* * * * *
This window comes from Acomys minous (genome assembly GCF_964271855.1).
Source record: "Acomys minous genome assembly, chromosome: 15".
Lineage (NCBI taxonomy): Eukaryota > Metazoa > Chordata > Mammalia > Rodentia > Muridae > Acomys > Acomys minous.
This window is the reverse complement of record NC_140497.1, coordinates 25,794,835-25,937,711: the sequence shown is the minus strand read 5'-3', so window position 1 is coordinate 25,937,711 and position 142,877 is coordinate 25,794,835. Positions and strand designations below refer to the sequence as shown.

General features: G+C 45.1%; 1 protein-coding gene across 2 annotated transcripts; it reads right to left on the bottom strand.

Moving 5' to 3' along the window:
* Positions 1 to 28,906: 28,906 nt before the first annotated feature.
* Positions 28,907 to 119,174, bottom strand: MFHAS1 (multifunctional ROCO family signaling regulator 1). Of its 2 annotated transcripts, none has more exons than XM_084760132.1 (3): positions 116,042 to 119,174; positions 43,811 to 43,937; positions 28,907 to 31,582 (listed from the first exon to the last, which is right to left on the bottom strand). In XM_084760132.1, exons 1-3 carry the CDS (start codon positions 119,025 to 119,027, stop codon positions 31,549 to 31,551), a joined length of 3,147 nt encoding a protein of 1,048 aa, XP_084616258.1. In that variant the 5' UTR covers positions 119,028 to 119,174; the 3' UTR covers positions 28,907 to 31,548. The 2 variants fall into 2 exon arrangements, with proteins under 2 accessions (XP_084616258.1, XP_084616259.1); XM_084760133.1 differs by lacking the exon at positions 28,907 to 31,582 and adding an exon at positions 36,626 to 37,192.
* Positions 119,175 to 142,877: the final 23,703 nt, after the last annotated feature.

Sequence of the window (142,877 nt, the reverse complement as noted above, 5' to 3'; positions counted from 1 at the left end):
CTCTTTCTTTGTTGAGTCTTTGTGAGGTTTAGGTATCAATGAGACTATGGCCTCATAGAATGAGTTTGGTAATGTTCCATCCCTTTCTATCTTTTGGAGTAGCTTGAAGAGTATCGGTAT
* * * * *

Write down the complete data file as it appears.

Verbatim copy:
This window comes from Acomys minous (genome assembly GCF_964271855.1).
Source record: "Acomys minous genome assembly, chromosome: 15".
Lineage (NCBI taxonomy): Eukaryota > Metazoa > Chordata > Mammalia > Rodentia > Muridae > Acomys > Acomys minous.
This window is the reverse complement of record NC_140497.1, coordinates 25,794,835-25,937,711: the sequence shown is the minus strand read 5'-3', so window position 1 is coordinate 25,937,711 and position 142,877 is coordinate 25,794,835. Positions and strand designations below refer to the sequence as shown.

General features: G+C 45.1%; 1 protein-coding gene across 2 annotated transcripts; it reads right to left on the bottom strand.

Moving 5' to 3' along the window:
* Positions 1 to 28,906: 28,906 nt before the first annotated feature.
* Positions 28,907 to 119,174, bottom strand: MFHAS1 (multifunctional ROCO family signaling regulator 1). Of its 2 annotated transcripts, none has more exons than XM_084760132.1 (3): positions 116,042 to 119,174; positions 43,811 to 43,937; positions 28,907 to 31,582 (listed from the first exon to the last, which is right to left on the bottom strand). In XM_084760132.1, exons 1-3 carry the CDS (start codon positions 119,025 to 119,027, stop codon positions 31,549 to 31,551), a joined length of 3,147 nt encoding a protein of 1,048 aa, XP_084616258.1. In that variant the 5' UTR covers positions 119,028 to 119,174; the 3' UTR covers positions 28,907 to 31,548. The 2 variants fall into 2 exon arrangements, with proteins under 2 accessions (XP_084616258.1, XP_084616259.1); XM_084760133.1 differs by lacking the exon at positions 28,907 to 31,582 and adding an exon at positions 36,626 to 37,192.
* Positions 119,175 to 142,877: the final 23,703 nt, after the last annotated feature.

Sequence of the window (142,877 nt, the reverse complement as noted above, 5' to 3'; positions counted from 1 at the left end):
CTCTTTCTTTGTTGAGTCTTTGTGAGGTTTAGGTATCAATGAGACTATGGCCTCATAGAATGAGTTTGGTAATGTTCCATCCCTTTCTATCTTTTGGAGTAGCTTGAAGAGTATCGGTAT